Laureen Dubeau, Master Instructor Trainer for Merrithew’s premier brand STOTT PILATES®, affirms that one concept in particular is being embraced by sports trainers: “This type of training progresses from general to specific and from simple to the more complex. The lighter resistance and multiangular training makes Pilates perfect for athletic development as well as anatomical adaptation, which focuses on developing muscle memory and patterning. This usually occurs in the preparatory or pre-competition phase of training for an athlete.

There are also other areas of sport training in which Pilates can be particularly useful. Regeneration is the period of active recovery from a strenuous workout or game and Pilates can help in fulfilling this role and returning muscles and joints to their ideal anatomical length. Also, during rehabilitation, Pilates can provide an interim step between non-weightbearing to open-chain, through to explosive movements. “The focus on mobility, flexibility and strength through a full range of motion can help restore the injured tissues to a healthy state before sport-specific training begins,” adds Laureen. “In rehab, Pilates can be used at all stages from the most acute phase to advanced functional re-education.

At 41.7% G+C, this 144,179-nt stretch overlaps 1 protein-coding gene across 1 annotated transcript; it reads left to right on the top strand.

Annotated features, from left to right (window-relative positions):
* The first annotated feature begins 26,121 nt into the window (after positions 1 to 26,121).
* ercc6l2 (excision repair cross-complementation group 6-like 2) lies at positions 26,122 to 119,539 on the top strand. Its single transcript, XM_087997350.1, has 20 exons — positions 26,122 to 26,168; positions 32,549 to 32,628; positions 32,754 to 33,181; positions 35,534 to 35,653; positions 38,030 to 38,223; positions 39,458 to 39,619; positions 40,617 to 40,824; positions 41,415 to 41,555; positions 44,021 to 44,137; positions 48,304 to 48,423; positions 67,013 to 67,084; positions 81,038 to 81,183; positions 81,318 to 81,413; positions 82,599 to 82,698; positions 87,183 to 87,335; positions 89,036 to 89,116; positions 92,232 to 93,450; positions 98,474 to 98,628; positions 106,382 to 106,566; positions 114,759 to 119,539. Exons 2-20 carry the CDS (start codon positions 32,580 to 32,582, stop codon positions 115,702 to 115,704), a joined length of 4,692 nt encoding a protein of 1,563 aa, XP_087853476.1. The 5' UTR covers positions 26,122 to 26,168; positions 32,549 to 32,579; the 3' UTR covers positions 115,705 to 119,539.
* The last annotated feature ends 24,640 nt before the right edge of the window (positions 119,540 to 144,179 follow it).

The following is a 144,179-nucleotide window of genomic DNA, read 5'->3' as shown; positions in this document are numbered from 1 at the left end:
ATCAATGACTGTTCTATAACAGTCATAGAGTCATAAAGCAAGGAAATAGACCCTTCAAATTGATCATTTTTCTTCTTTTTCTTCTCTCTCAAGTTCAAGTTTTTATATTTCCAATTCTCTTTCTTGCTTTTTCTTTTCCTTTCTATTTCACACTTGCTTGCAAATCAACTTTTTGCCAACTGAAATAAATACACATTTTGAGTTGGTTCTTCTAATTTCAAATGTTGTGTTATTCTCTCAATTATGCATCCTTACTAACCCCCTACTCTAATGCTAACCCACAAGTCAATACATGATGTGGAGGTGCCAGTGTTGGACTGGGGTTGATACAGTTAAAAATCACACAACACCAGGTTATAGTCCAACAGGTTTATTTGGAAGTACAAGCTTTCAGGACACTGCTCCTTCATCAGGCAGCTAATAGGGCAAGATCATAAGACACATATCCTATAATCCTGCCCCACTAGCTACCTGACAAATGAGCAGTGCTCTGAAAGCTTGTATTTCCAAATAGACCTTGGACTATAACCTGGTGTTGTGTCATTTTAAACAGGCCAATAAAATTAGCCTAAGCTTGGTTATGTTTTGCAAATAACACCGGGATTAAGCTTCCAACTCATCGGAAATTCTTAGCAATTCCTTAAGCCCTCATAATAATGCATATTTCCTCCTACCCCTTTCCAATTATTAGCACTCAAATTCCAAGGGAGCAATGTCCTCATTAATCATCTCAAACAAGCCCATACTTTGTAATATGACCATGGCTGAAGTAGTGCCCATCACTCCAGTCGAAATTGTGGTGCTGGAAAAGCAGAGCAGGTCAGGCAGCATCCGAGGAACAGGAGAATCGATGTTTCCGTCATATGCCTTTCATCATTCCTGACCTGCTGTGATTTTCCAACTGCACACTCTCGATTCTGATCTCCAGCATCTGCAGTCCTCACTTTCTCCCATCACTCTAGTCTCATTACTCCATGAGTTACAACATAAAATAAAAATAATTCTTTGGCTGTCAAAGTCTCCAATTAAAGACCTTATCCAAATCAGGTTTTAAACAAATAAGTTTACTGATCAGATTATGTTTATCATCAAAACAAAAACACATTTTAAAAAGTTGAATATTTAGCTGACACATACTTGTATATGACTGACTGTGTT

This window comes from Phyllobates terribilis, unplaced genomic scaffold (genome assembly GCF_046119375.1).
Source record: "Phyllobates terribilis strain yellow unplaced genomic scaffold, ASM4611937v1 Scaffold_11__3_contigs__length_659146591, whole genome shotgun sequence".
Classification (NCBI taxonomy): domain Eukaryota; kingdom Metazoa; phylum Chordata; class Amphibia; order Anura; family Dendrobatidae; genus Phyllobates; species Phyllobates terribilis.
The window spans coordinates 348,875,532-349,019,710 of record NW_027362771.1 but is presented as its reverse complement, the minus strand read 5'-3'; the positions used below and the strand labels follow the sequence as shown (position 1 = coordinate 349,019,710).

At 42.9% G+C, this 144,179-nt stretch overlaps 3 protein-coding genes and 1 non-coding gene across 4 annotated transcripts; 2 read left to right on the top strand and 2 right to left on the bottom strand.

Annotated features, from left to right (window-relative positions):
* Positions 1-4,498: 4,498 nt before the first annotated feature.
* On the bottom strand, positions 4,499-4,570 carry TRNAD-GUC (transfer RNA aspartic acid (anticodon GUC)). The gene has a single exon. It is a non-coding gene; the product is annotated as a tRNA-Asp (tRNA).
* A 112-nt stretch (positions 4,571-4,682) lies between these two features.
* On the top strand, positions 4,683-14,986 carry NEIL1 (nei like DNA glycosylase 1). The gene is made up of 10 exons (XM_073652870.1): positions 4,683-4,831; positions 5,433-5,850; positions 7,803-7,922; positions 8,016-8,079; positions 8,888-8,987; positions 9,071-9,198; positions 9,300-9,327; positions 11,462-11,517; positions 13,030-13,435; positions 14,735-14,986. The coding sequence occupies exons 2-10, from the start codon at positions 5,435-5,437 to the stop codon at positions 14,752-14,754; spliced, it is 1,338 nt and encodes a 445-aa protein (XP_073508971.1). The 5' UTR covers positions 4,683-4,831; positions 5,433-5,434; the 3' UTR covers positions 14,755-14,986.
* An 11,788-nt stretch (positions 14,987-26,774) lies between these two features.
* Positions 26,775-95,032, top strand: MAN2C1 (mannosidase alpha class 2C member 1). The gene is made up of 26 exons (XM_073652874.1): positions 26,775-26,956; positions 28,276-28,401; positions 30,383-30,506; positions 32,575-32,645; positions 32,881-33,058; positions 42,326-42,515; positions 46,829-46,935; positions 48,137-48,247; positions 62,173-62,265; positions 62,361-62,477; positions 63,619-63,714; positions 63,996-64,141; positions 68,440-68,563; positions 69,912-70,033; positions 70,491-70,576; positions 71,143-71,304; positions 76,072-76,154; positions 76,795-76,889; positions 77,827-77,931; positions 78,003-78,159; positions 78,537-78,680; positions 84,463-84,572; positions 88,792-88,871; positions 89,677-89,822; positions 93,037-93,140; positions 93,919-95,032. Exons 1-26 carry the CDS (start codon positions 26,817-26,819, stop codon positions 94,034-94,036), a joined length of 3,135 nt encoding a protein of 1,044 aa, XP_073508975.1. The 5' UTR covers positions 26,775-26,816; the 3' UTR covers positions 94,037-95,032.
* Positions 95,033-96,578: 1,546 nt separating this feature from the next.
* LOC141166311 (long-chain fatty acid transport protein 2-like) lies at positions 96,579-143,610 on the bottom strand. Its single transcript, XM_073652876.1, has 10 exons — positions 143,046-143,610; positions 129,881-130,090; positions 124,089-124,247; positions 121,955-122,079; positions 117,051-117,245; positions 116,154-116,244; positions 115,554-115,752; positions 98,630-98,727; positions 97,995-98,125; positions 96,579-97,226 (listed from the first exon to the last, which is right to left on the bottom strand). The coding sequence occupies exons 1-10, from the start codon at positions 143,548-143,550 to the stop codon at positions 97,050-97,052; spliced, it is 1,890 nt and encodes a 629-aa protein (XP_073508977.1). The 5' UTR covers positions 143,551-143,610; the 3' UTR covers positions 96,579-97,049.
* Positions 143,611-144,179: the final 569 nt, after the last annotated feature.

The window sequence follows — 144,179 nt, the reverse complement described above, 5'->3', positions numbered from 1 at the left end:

Pilates can be a very effective supplement to an injury rehabilitation program as it provides athletes with a challenging workout without impact or excessive weightbearing. Traditional athletic training methods help develop the muscles required in a specific sport, but may not address the stabilizing muscles around the joints or the torso. Often, one muscle is identified and exercises are designed to isolate that muscle, usually in a single plane of motion. However, Pilates exercises can be more complex than traditional moves and therefore recruits a larger number of muscle groups or strengthen the same muscles from many angles and in a variety of different ranges of motion.



Targeting the Core

Core strengthening is an integral component of any injury prevention, rehabilitation or sports performance program. A strong core provides a dynamic link between the upper and lower body, alleviating excess stress on the peripheral joints. In athletes, core strength contributes to enhanced athletic performance by providing a solid foundation from which the upper and lower extremities can generate force for running, throwing, rowing or jumping.